Home > Reviews > VALIANT – George Fenton

VALIANT – George Fenton

Original Review by Jonathan Broxton

The first British film to jump on the CGI animation bandwagon, Valiant is an entertaining (if a little un-ambitious) movie which does for pigeons what Chicken Run did for fowl. Set in a highly stylised England at the height of World War II, the film follows the exploits of the titular Valiant (voice of Ewan McGregor), a diminutive wood pigeon who dreams of joining the Royal Homing Pigeon Service and doing his bit for King and country. Valiant gets his opportunity when, after meeting the dashing Captain Gutsy (Hugh Laurie) at a rally to drum up new recruits, he decides to go to London to enlist. Teaming up with Cockney wide-boy pigeon Bugsy (Ricky Gervais), Valiant and his new cohorts find themselves in basic training under the gruff Sergeant (Jim Broadbent), and before long are embarking on their first mission – to retrieve and return with a secret message lost in occupied France. However, in order to complete the mission, they must face the evil General von Talon (Tim Curry), a ruthless falcon with a penchant for leather capes and Third Reich regalia, who has captured and eaten pigeons before…

Coming on the back of massive global successes such as Shrek 2 and The Incredibles, it was almost inevitable that Valiant would struggle to impress in this world-class company. The animation is competent enough, Gary Chapman’s direction occasionally shows some nice visual flair, and voice cast is extraordinary (in addition to McGregor, Broadbent and Curry it also features John Cleese, John Hurt, Rik Mayall, Olivia Williams and even Jonathan Ross) – but the whole thing is just so English, it sometimes stretches the bounds of credibility, even for an Englishman like myself. The whole thing has a stiff upper lip, jolly hockey sticks stereotype to it, playing off nationalistic clichés like there’s no tomorrow, and giving the whole thing the air of a cartoon episode of the old British sitcom Allo Allo, even down to the bad French accents. Many of the gags fall sadly flat, or make continual use of a “colliding in mid-air” pratfall that wears thin after the fifth time. The one high point is the vocal performance of Ricky Gervais, who builds upon his persona from the Golden Globe-winning The Office to such an extent that Bugsy could have been David Brent in another life. Many of his brilliant one-liners will go over the heads of kids, but adults will recognise them as potentially coming straight from the manager’s office at Wenham Hogg.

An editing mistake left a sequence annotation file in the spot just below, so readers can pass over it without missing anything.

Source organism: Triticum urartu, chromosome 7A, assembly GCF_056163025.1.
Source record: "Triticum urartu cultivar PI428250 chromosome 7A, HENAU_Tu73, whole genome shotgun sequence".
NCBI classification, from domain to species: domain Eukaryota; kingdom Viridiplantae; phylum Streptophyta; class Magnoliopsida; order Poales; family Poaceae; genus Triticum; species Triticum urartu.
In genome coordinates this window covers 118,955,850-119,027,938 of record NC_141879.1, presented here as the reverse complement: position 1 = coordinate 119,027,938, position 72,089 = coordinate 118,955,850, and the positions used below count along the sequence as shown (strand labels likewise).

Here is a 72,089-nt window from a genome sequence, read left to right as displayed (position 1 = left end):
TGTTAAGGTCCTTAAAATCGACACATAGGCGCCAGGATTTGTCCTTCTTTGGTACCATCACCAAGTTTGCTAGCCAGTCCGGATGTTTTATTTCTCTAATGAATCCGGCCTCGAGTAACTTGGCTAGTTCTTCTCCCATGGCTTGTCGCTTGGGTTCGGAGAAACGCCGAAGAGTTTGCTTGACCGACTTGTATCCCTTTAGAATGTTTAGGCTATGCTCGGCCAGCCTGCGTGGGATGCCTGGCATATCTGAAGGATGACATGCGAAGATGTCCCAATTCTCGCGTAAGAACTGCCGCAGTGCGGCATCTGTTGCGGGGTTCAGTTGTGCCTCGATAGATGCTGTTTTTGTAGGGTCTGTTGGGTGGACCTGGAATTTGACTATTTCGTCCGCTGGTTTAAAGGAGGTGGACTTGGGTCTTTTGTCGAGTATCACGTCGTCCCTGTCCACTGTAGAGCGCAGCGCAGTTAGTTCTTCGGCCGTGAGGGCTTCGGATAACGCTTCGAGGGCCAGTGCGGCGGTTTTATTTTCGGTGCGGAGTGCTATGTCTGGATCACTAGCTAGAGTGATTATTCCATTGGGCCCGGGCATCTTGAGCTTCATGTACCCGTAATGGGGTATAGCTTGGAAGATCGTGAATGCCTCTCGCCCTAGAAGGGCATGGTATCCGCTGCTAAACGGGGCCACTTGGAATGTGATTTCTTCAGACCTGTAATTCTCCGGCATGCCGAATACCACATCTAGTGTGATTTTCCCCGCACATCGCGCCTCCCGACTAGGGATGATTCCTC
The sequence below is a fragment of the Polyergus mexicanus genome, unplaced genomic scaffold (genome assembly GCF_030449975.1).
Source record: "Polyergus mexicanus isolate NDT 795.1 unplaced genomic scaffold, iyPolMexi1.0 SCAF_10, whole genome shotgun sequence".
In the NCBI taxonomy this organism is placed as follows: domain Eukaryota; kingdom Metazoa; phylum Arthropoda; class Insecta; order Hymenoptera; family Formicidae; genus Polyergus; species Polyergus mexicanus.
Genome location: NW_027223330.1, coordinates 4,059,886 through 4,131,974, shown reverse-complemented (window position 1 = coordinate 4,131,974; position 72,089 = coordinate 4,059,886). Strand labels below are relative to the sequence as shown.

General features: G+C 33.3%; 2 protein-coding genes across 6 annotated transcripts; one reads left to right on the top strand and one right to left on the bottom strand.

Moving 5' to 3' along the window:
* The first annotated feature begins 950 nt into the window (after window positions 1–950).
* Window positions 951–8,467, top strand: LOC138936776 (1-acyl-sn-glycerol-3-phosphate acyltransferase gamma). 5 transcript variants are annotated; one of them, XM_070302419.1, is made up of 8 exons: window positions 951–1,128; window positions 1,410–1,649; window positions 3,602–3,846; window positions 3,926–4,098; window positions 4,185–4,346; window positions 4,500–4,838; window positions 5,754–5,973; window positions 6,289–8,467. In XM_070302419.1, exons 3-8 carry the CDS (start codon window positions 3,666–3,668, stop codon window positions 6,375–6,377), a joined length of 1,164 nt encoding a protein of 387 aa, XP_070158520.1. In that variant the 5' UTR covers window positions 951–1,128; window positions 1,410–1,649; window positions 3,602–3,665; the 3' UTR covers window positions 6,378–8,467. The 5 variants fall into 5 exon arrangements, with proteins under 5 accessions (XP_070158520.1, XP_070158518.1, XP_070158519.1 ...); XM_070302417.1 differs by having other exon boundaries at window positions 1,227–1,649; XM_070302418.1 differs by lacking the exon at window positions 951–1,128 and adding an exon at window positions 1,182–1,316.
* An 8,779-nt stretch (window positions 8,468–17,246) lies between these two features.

Musically, Valiant is a tentative success. George Fenton has a successful history of WWII films, with scores such as Memphis Belle to his name. This time around, Fenton combines his orchestra with performances by the Central Band of the Royal Air Force, resulting in a work which is part Ron Goodwin, part Edward Elgar, and part Eric Coates. The main theme, the RHPS March, is a deft piece for brass band – upbeat, noble, yet retaining that slight sense of self-deprecating pomposity that always seems to be present in military fanfares. One action cue, as Valiant and his comrades evade the falcons through a cornfield, is breathlessly exciting, and there are a couple of stirring “off to war” pieces for the full orchestra which merely act as a reminder of how good this score could have been had it been written for a more serious movie. A slight love theme for Valiant and nursing bird Victoria, a brooding Teutonic theme for the falcons, and some Great Escape/Dirty Dozen style training montages fill out the proceedings – although the finale is completely ruined through the wholly inappropriate and anachronistic inclusion of the jitterbug classic “Shoo Shoo Baby” performed in a modern style by R&B stars Mis-Teeq. Where’s Vera Lynn or Glenn Miller when you need them? Going into this film, I was anticipating a score along the lines of Memphis Belle meets Chicken Run. It’s not that good, but it has its moments.

Rating: ***½

Track Listing:

  • Valiant (2:30)
  • March of the R.H.P.S (1:33)
  • Wish Me Luck (2:10)
  • Meeting Bugsy (1:01)
  • Arrival at Camp (2:47)
  • Von Talon and the Bastion (3:26)
  • Victoria and the Final Training (1:52)
  • The Eve of the Mission (Adagio) (3:56)
  • Mouse Division (4:21)
  • Decoys (2:19)
  • Re Grouping (1:11)
  • The Rescue and the Escape (12:48)
  • Winged Heroes (Adagio and Fanfare) (1:40)
  • End Titles/March of the R.H.P.S (2:59)
  • Shoo Shoo Baby (written by Phil Moore, performed by Mis-Teeq) (2:39)

Running Time: 47 minutes 10 seconds

Debonair Records CDDEB 1015  (2005)

Advertisements
  1. January 5, 2011 at 1:35 pm

    quisiera saber como se llama la música o pista que aparece cuando en la pelicula de valiant el alcón que manda a los otros 2 tortura con una MUSICA GRASIOSA al pichón que está en una jaula

  1. September 25, 2015 at 5:43 am

Leave a Reply

Fill in your details below or click an icon to log in:

WordPress.com Logo

You are commenting using your WordPress.com account. Log Out / Change )

Twitter picture

You are commenting using your Twitter account. Log Out / Change )

Facebook photo

You are commenting using your Facebook account. Log Out / Change )

Google+ photo

You are commenting using your Google+ account. Log Out / Change )

Connecting to %s